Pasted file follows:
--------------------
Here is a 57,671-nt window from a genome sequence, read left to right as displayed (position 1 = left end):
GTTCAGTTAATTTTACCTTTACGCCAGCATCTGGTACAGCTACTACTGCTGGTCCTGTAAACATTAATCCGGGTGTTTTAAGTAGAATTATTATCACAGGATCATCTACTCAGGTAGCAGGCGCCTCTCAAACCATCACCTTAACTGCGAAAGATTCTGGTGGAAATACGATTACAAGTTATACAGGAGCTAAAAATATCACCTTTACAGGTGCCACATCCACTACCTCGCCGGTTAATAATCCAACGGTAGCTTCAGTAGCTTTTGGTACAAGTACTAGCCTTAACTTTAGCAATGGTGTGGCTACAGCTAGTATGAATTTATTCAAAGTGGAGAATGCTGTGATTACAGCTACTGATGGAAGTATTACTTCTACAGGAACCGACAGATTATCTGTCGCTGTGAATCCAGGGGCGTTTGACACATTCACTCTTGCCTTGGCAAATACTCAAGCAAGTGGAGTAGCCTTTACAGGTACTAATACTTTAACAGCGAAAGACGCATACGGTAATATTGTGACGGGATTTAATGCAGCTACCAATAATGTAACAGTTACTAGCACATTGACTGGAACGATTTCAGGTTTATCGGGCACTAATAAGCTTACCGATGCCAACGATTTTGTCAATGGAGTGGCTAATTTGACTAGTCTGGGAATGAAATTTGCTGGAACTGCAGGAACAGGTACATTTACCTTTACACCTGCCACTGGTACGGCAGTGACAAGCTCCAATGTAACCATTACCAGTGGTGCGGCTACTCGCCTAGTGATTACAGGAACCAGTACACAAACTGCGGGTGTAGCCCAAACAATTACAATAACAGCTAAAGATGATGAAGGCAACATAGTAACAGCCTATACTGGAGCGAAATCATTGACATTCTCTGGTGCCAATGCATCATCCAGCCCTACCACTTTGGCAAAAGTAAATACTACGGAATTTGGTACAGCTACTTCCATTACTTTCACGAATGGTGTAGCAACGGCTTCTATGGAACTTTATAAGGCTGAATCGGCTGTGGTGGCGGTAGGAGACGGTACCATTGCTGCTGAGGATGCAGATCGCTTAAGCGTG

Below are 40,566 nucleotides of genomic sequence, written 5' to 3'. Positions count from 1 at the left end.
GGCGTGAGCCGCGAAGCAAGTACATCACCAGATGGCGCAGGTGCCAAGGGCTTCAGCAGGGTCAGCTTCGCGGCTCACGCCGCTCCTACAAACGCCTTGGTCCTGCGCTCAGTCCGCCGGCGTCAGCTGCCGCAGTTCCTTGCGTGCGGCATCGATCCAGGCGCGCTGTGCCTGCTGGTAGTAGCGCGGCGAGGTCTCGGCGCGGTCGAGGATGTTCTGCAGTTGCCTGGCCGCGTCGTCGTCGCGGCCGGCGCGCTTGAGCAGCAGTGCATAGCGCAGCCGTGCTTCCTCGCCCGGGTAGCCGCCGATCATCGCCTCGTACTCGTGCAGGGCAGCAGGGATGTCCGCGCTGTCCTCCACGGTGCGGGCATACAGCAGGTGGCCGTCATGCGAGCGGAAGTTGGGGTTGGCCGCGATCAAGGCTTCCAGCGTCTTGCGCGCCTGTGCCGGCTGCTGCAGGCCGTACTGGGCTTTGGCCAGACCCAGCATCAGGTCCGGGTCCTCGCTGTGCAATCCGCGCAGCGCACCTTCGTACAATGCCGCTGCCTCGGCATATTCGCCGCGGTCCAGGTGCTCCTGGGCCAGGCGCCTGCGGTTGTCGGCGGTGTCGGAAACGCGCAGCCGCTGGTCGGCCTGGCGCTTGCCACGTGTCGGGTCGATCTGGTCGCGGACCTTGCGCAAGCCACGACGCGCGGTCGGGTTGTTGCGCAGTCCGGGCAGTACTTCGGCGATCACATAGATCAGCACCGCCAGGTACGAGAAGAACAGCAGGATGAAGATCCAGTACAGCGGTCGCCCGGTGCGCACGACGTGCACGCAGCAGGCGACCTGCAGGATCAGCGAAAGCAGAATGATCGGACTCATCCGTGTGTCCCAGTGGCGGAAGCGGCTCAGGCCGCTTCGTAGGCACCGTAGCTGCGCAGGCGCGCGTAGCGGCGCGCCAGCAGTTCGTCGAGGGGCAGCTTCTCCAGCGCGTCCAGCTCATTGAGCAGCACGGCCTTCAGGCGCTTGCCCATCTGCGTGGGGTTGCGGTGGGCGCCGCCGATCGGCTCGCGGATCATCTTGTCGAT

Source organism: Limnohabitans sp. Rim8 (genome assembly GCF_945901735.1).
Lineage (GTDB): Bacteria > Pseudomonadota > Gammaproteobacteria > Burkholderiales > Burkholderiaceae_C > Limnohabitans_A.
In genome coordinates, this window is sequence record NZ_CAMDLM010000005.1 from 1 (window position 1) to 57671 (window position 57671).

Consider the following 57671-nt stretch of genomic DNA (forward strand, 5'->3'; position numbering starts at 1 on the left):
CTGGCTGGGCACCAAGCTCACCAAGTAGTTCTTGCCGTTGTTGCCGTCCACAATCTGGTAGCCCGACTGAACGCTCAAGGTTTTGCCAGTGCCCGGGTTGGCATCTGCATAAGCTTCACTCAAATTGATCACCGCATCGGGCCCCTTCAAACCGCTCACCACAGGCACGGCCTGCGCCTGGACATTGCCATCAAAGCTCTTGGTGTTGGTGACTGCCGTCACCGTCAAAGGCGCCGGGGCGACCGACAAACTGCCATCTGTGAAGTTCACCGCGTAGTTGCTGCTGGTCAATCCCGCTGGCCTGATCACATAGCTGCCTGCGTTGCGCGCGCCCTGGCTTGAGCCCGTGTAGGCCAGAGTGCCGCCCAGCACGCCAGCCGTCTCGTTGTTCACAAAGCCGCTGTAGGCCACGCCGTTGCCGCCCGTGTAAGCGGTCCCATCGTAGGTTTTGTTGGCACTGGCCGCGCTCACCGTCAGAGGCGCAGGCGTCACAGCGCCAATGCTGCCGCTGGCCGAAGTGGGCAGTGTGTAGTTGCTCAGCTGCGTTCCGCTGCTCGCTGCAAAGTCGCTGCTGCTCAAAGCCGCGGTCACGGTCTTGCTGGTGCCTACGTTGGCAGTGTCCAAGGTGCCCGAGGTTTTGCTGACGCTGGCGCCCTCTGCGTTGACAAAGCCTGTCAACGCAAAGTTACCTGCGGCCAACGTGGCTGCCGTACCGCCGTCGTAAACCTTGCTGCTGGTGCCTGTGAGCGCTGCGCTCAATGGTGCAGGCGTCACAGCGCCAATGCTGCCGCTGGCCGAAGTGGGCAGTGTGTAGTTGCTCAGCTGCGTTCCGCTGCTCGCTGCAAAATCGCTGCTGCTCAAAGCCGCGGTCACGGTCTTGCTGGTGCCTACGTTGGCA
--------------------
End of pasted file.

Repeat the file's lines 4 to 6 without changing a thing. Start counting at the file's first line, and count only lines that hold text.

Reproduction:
GGCGTGAGCCGCGAAGCAAGTACATCACCAGATGGCGCAGGTGCCAAGGGCTTCAGCAGGGTCAGCTTCGCGGCTCACGCCGCTCCTACAAACGCCTTGGTCCTGCGCTCAGTCCGCCGGCGTCAGCTGCCGCAGTTCCTTGCGTGCGGCATCGATCCAGGCGCGCTGTGCCTGCTGGTAGTAGCGCGGCGAGGTCTCGGCGCGGTCGAGGATGTTCTGCAGTTGCCTGGCCGCGTCGTCGTCGCGGCCGGCGCGCTTGAGCAGCAGTGCATAGCGCAGCCGTGCTTCCTCGCCCGGGTAGCCGCCGATCATCGCCTCGTACTCGTGCAGGGCAGCAGGGATGTCCGCGCTGTCCTCCACGGTGCGGGCATACAGCAGGTGGCCGTCATGCGAGCGGAAGTTGGGGTTGGCCGCGATCAAGGCTTCCAGCGTCTTGCGCGCCTGTGCCGGCTGCTGCAGGCCGTACTGGGCTTTGGCCAGACCCAGCATCAGGTCCGGGTCCTCGCTGTGCAATCCGCGCAGCGCACCTTCGTACAATGCCGCTGCCTCGGCATATTCGCCGCGGTCCAGGTGCTCCTGGGCCAGGCGCCTGCGGTTGTCGGCGGTGTCGGAAACGCGCAGCCGCTGGTCGGCCTGGCGCTTGCCACGTGTCGGGTCGATCTGGTCGCGGACCTTGCGCAAGCCACGACGCGCGGTCGGGTTGTTGCGCAGTCCGGGCAGTACTTCGGCGATCACATAGATCAGCACCGCCAGGTACGAGAAGAACAGCAGGATGAAGATCCAGTACAGCGGTCGCCCGGTGCGCACGACGTGCACGCAGCAGGCGACCTGCAGGATCAGCGAAAGCAGAATGATCGGACTCATCCGTGTGTCCCAGTGGCGGAAGCGGCTCAGGCCGCTTCGTAGGCACCGTAGCTGCGCAGGCGCGCGTAGCGGCGCGCCAGCAGTTCGTCGAGGGGCAGCTTCTCCAGCGCGTCCAGCTCATTGAGCAGCACGGCCTTCAGGCGCTTGCCCATCTGCGTGGGGTTGCGGTGGGCGCCGCCGATCGGCTCGCGGATCATCTTGTCGAT

Source organism: Limnohabitans sp. Rim8 (genome assembly GCF_945901735.1).
Lineage (GTDB): Bacteria > Pseudomonadota > Gammaproteobacteria > Burkholderiales > Burkholderiaceae_C > Limnohabitans_A.